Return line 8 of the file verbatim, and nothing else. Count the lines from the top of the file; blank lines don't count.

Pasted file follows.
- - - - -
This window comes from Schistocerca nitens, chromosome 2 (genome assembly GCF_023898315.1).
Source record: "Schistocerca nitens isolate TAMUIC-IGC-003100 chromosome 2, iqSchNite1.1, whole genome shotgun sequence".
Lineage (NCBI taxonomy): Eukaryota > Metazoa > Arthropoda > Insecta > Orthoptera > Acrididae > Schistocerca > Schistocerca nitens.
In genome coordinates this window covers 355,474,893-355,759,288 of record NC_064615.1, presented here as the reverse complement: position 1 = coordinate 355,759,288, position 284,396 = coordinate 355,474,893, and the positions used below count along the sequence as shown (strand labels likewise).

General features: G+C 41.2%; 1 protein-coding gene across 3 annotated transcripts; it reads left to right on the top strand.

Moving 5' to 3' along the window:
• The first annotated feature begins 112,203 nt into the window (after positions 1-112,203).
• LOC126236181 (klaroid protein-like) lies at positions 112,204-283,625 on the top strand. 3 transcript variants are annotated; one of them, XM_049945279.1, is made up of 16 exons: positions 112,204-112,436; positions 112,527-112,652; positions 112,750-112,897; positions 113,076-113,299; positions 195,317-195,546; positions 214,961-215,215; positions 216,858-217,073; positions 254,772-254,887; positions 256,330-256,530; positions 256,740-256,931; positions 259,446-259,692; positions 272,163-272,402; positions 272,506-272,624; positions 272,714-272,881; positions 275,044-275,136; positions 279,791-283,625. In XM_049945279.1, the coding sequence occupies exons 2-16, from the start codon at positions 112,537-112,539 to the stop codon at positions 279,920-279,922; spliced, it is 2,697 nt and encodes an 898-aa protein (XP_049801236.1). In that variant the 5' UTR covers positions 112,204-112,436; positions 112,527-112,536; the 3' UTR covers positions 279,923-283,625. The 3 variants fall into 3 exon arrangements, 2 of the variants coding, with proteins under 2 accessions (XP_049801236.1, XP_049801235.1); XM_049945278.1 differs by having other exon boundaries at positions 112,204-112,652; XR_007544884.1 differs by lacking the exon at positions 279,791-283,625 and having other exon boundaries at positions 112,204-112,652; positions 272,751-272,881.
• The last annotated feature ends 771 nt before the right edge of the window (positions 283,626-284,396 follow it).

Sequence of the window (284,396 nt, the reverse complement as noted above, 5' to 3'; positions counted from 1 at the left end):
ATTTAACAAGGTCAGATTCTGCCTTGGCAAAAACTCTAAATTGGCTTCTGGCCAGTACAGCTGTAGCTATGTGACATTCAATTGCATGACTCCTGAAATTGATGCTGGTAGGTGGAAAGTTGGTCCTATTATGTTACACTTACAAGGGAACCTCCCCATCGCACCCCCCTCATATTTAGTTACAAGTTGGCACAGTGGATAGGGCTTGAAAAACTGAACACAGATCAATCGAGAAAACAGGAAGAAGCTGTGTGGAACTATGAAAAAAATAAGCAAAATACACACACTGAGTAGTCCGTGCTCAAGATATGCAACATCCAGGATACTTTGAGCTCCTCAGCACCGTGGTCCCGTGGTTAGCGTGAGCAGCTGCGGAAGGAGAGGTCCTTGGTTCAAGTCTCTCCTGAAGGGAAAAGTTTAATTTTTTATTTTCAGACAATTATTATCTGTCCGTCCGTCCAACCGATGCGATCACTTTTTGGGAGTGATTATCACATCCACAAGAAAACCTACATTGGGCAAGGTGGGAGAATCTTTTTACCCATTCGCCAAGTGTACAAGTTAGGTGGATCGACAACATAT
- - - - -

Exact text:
• LOC126236181 (klaroid protein-like) lies at positions 112,204-283,625 on the top strand. 3 transcript variants are annotated; one of them, XM_049945279.1, is made up of 16 exons: positions 112,204-112,436; positions 112,527-112,652; positions 112,750-112,897; positions 113,076-113,299; positions 195,317-195,546; positions 214,961-215,215; positions 216,858-217,073; positions 254,772-254,887; positions 256,330-256,530; positions 256,740-256,931; positions 259,446-259,692; positions 272,163-272,402; positions 272,506-272,624; positions 272,714-272,881; positions 275,044-275,136; positions 279,791-283,625. In XM_049945279.1, the coding sequence occupies exons 2-16, from the start codon at positions 112,537-112,539 to the stop codon at positions 279,920-279,922; spliced, it is 2,697 nt and encodes an 898-aa protein (XP_049801236.1). In that variant the 5' UTR covers positions 112,204-112,436; positions 112,527-112,536; the 3' UTR covers positions 279,923-283,625. The 3 variants fall into 3 exon arrangements, 2 of the variants coding, with proteins under 2 accessions (XP_049801236.1, XP_049801235.1); XM_049945278.1 differs by having other exon boundaries at positions 112,204-112,652; XR_007544884.1 differs by lacking the exon at positions 279,791-283,625 and having other exon boundaries at positions 112,204-112,652; positions 272,751-272,881.